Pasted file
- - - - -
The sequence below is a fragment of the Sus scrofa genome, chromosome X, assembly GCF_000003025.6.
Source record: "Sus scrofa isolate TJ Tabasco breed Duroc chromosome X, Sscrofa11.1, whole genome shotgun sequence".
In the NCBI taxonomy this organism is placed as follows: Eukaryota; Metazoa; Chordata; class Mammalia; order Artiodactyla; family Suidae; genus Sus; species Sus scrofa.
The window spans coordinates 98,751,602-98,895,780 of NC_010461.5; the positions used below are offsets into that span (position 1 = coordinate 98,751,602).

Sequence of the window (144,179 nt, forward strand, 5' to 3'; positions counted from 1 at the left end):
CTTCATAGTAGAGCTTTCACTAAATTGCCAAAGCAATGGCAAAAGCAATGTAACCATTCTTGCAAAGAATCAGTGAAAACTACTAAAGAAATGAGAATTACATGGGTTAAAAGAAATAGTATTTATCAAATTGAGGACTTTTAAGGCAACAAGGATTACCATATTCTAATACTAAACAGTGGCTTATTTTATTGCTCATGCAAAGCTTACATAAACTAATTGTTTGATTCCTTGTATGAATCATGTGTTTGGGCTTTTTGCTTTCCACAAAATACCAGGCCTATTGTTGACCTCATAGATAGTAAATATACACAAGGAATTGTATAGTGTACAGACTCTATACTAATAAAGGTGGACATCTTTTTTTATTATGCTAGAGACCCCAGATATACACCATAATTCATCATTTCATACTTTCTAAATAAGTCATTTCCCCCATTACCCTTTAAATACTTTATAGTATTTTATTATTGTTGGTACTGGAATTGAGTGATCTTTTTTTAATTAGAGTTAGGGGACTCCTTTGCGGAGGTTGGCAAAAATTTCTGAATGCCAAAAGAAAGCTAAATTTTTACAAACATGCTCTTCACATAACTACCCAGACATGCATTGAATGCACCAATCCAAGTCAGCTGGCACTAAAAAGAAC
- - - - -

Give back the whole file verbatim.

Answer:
The sequence below is a fragment of the Sus scrofa genome, chromosome X, assembly GCF_000003025.6.
Source record: "Sus scrofa isolate TJ Tabasco breed Duroc chromosome X, Sscrofa11.1, whole genome shotgun sequence".
In the NCBI taxonomy this organism is placed as follows: Eukaryota; Metazoa; Chordata; class Mammalia; order Artiodactyla; family Suidae; genus Sus; species Sus scrofa.
The window spans coordinates 98,751,602-98,895,780 of NC_010461.5; the positions used below are offsets into that span (position 1 = coordinate 98,751,602).

Sequence of the window (144,179 nt, forward strand, 5' to 3'; positions counted from 1 at the left end):
CTTCATAGTAGAGCTTTCACTAAATTGCCAAAGCAATGGCAAAAGCAATGTAACCATTCTTGCAAAGAATCAGTGAAAACTACTAAAGAAATGAGAATTACATGGGTTAAAAGAAATAGTATTTATCAAATTGAGGACTTTTAAGGCAACAAGGATTACCATATTCTAATACTAAACAGTGGCTTATTTTATTGCTCATGCAAAGCTTACATAAACTAATTGTTTGATTCCTTGTATGAATCATGTGTTTGGGCTTTTTGCTTTCCACAAAATACCAGGCCTATTGTTGACCTCATAGATAGTAAATATACACAAGGAATTGTATAGTGTACAGACTCTATACTAATAAAGGTGGACATCTTTTTTTATTATGCTAGAGACCCCAGATATACACCATAATTCATCATTTCATACTTTCTAAATAAGTCATTTCCCCCATTACCCTTTAAATACTTTATAGTATTTTATTATTGTTGGTACTGGAATTGAGTGATCTTTTTTTAATTAGAGTTAGGGGACTCCTTTGCGGAGGTTGGCAAAAATTTCTGAATGCCAAAAGAAAGCTAAATTTTTACAAACATGCTCTTCACATAACTACCCAGACATGCATTGAATGCACCAATCCAAGTCAGCTGGCACTAAAAAGAAC